Brief notes on habitat geology and clay pipe habitat on Stellwagen Bank

Edited by: Eleanor M. Dorsey and Judith Pederson



In our studies of sea floor habitats, my colleagues and I use both biological and geological approaches. We call our studies “habitat geology,” a term coined by a biologist friend of mine. We view it as the study of sea floor materials and biological and geological processes that influence where species live. Some of the factors that we consider are the following:

  1. composition of the sea bed, which ranges from mud to sand, gravel, bedrock, and shell beds;
  2. shape and steepness of the bottom;
  3. roughness of the bottom, which is enhanced by the presence of cobbles, boulders, sand waves and ripples, burrows into the bottom, and species that extend above the bottom;
  4. bottom currents generated by storm waves and tides, which can move sediment and expose or cover habitats; and
  5. the way in which the sea bed is utilized by species.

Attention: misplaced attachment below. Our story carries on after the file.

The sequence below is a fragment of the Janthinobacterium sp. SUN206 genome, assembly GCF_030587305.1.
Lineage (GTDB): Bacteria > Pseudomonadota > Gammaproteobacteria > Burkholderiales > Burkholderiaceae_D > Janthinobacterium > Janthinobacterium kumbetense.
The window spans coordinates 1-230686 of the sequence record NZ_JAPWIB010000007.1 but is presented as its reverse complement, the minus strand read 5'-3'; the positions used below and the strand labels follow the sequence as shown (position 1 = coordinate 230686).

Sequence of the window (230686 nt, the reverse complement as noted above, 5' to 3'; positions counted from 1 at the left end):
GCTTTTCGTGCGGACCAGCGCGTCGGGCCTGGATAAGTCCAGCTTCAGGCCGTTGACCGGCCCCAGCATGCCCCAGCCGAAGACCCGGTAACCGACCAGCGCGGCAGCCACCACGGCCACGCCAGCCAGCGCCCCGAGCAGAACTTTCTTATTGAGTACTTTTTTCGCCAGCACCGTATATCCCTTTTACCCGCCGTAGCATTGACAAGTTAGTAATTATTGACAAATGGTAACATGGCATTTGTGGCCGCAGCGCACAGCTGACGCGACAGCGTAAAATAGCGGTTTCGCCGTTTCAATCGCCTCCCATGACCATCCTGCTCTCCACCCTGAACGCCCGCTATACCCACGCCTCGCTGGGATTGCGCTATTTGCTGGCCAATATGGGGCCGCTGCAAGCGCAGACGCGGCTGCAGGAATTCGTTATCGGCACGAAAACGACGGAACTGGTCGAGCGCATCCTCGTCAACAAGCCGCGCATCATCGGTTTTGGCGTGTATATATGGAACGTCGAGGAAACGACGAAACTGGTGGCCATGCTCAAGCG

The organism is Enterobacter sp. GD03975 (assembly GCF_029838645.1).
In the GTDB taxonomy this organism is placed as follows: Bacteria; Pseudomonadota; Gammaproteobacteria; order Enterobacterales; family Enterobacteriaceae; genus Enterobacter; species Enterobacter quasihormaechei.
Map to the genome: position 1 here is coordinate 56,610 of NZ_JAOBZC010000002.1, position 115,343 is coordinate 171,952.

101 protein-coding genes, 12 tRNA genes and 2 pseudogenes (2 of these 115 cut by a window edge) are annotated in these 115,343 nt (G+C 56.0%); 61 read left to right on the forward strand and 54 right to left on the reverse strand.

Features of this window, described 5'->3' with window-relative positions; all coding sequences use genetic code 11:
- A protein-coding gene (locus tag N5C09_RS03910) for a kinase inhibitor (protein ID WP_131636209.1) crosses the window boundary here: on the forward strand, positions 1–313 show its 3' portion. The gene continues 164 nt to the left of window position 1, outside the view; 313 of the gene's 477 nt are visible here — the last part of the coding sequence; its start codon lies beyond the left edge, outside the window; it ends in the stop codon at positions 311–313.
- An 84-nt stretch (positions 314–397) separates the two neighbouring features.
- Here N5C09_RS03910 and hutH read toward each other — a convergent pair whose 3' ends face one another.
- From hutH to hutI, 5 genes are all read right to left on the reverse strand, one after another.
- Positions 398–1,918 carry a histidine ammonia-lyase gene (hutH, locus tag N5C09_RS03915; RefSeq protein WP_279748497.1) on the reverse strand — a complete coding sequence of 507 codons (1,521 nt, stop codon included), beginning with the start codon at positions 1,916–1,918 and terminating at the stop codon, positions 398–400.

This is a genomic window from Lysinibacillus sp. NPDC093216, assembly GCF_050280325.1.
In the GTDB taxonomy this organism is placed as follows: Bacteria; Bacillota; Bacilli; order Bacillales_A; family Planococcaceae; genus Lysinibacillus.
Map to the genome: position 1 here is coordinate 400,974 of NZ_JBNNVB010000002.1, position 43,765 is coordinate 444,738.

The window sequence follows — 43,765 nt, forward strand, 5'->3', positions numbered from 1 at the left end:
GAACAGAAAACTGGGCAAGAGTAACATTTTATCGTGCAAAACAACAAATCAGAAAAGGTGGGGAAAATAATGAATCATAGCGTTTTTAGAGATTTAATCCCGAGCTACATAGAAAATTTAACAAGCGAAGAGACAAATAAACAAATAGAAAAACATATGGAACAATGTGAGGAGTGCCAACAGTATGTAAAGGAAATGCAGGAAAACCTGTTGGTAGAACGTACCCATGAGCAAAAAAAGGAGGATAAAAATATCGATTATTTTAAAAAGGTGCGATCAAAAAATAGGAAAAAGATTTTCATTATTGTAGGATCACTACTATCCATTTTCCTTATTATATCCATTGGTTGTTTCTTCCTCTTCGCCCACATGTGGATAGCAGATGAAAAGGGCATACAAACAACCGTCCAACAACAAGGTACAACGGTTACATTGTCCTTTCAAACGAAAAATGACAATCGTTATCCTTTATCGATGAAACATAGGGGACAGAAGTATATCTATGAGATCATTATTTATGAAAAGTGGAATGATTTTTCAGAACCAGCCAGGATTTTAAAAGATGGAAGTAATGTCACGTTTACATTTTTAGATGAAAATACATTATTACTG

In addition, we take into account the impact of sea bed disturbance by bottom fishing trawls and dredges. Habitats characterized by attached and burrowing species that protrude above the sea bed appear to be most vulnerable to disturbance.

Additional publication details

Publication type Book chapter
Publication Subtype Book Chapter
Title Brief notes on habitat geology and clay pipe habitat on Stellwagen Bank
Year Published 1998
Language English
Publisher Conservation Law Foundation
Contributing office(s) Woods Hole Coastal and Marine Science Center
Description 2 p.
Larger Work Type Book
Larger Work Subtype Monograph
Larger Work Title Effects of fishing gear on the sea floor of New England
First page 119
Last page 120
Country United States